The best part of international adoption

And by best, what I mean is worst. My worst, least-favorite part of the whole complicated process. Is it the paperwork? No, though that is pretty stinky. Is it writing big, huge checks? No, though that's not terribly fun, either. Jet lag? Missing my children? Grief? No, no, and no. None of this is enjoyable or fun or something to be anticipated.

You want to know what it is?

Yes, it is the testing of bodily substances one does not really like to deal with. It's bad enough for yourself or for a child who trusts you and shares a common language. A child who is not entirely sure about your reliability or sanity and who doesn't share your language? Torture. For everyone. Because really, how does one go about using gestures and limited vocabulary to explain what is needed? From past experience, the expressions on the child's face pretty much say, "You want me to do what where? And why? That clinches it, you are insane... how do I get out of here?" I'm just really excited about going through this whole process again, times two. And if you can't hear the sarcasm just pouring out of that sentence, I can't really help you.

As you probably have already guessed, today I took R. and Y. for their physicals with our pediatrician. And I really, really tried to get out of this particular test. Oh, how I tried. I like our pediatrician (which really stands for, I think she is good and what she does and she takes me seriously), but on this particular test she wouldn't budge. Drat.

The girls did well. The first doctor visits are always stressful because the new child is always expecting something horrible to happen. This is especially true if the child has had previous medical procedures or surgeries performed, and these two have. It takes a while for them to realize that regular doctor visits are usually pretty benign and that I can be trusted not to throw yucky experiences in their paths unexpectedly. While having an interpreter present can help, in some ways it adds to the unnaturalness of it all, which adds to the anxiety. The girls actually exhibited fewer anxiety-related behaviors than I was expecting to see, so that was good. Exhausting, but good.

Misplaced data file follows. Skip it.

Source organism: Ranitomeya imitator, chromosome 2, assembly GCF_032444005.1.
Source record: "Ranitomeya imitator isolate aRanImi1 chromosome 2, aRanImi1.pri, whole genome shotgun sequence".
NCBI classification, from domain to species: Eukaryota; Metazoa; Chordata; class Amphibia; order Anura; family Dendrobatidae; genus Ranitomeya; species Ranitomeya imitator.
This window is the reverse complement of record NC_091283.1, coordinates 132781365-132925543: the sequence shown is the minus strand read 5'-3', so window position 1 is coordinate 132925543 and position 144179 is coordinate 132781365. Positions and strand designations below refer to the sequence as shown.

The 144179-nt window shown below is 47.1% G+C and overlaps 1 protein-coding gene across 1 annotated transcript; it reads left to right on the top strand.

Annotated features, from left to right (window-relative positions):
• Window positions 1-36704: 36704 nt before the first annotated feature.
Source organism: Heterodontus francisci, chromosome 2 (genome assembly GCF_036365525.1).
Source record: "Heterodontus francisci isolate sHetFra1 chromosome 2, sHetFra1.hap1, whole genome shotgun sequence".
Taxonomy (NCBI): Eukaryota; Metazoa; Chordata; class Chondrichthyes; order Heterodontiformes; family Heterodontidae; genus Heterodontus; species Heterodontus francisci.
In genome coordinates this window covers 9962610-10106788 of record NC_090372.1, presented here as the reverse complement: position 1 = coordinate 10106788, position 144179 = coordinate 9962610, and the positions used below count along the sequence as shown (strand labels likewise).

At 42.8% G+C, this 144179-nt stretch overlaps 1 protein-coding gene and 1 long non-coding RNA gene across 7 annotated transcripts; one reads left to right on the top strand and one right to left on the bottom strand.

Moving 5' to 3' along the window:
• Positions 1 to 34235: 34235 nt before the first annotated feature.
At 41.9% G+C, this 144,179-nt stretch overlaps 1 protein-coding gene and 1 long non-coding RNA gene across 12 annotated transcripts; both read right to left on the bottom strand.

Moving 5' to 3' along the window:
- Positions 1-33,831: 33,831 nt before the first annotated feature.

The other good thing was that H. has officially graduated from needing a helper when we go places to being the helper herself. This is fantastically huge in my book. I knew that life would just be better if I had an extra pair of hands as we maneuvered these girls to the appointment, and I thought since H. is really good with R., I would try taking her along. H. did great and was really helpful! She held R.'s hand to and from the office, so I could help Y. with her walker. She entertained the waiting girl while the doctor was talking to the other. She carried things. She buckled seat belts. She made conversation with me. (Real conversation, even.) It was a pleasure to have her along. What a change from four years ago!! I am so proud of her.

Our week of doctors is almost done. Tomorrow, A.'s surgery is scheduled for 12:30 and should take an hour. The surgeon isn't anticipating any difficult repairing her torn ligament, but I will be glad when she is out of surgery and it's all done. I'll keep you updated.


Anonymous said…
Wow...what a long way H has come. I am so proud of her and your whole family. What a blessing to have her along on the visit to the doctor.

Elizabeth L

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